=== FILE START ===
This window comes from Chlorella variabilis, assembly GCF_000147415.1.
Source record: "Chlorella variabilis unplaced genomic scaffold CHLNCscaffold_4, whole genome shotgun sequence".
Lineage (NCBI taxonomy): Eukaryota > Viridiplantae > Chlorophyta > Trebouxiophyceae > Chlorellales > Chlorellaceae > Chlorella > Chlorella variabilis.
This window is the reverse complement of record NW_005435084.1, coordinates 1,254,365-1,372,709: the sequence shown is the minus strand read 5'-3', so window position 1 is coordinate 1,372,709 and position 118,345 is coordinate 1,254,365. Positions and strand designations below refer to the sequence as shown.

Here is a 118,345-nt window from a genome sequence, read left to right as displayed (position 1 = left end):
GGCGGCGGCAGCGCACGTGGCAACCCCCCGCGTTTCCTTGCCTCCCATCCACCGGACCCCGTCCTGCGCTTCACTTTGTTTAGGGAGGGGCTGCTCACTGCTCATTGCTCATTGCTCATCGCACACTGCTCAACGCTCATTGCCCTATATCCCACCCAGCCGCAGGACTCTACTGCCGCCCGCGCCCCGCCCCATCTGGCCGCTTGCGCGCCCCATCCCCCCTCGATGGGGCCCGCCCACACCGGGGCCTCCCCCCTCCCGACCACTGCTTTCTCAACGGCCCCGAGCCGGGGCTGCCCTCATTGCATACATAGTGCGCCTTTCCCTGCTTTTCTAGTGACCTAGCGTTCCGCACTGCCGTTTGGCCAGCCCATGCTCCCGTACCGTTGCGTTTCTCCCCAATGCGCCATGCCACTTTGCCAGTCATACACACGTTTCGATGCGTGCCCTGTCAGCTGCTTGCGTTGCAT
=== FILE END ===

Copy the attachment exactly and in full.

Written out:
This window comes from Chlorella variabilis, assembly GCF_000147415.1.
Source record: "Chlorella variabilis unplaced genomic scaffold CHLNCscaffold_4, whole genome shotgun sequence".
Lineage (NCBI taxonomy): Eukaryota > Viridiplantae > Chlorophyta > Trebouxiophyceae > Chlorellales > Chlorellaceae > Chlorella > Chlorella variabilis.
This window is the reverse complement of record NW_005435084.1, coordinates 1,254,365-1,372,709: the sequence shown is the minus strand read 5'-3', so window position 1 is coordinate 1,372,709 and position 118,345 is coordinate 1,254,365. Positions and strand designations below refer to the sequence as shown.

Here is a 118,345-nt window from a genome sequence, read left to right as displayed (position 1 = left end):
GGCGGCGGCAGCGCACGTGGCAACCCCCCGCGTTTCCTTGCCTCCCATCCACCGGACCCCGTCCTGCGCTTCACTTTGTTTAGGGAGGGGCTGCTCACTGCTCATTGCTCATTGCTCATCGCACACTGCTCAACGCTCATTGCCCTATATCCCACCCAGCCGCAGGACTCTACTGCCGCCCGCGCCCCGCCCCATCTGGCCGCTTGCGCGCCCCATCCCCCCTCGATGGGGCCCGCCCACACCGGGGCCTCCCCCCTCCCGACCACTGCTTTCTCAACGGCCCCGAGCCGGGGCTGCCCTCATTGCATACATAGTGCGCCTTTCCCTGCTTTTCTAGTGACCTAGCGTTCCGCACTGCCGTTTGGCCAGCCCATGCTCCCGTACCGTTGCGTTTCTCCCCAATGCGCCATGCCACTTTGCCAGTCATACACACGTTTCGATGCGTGCCCTGTCAGCTGCTTGCGTTGCAT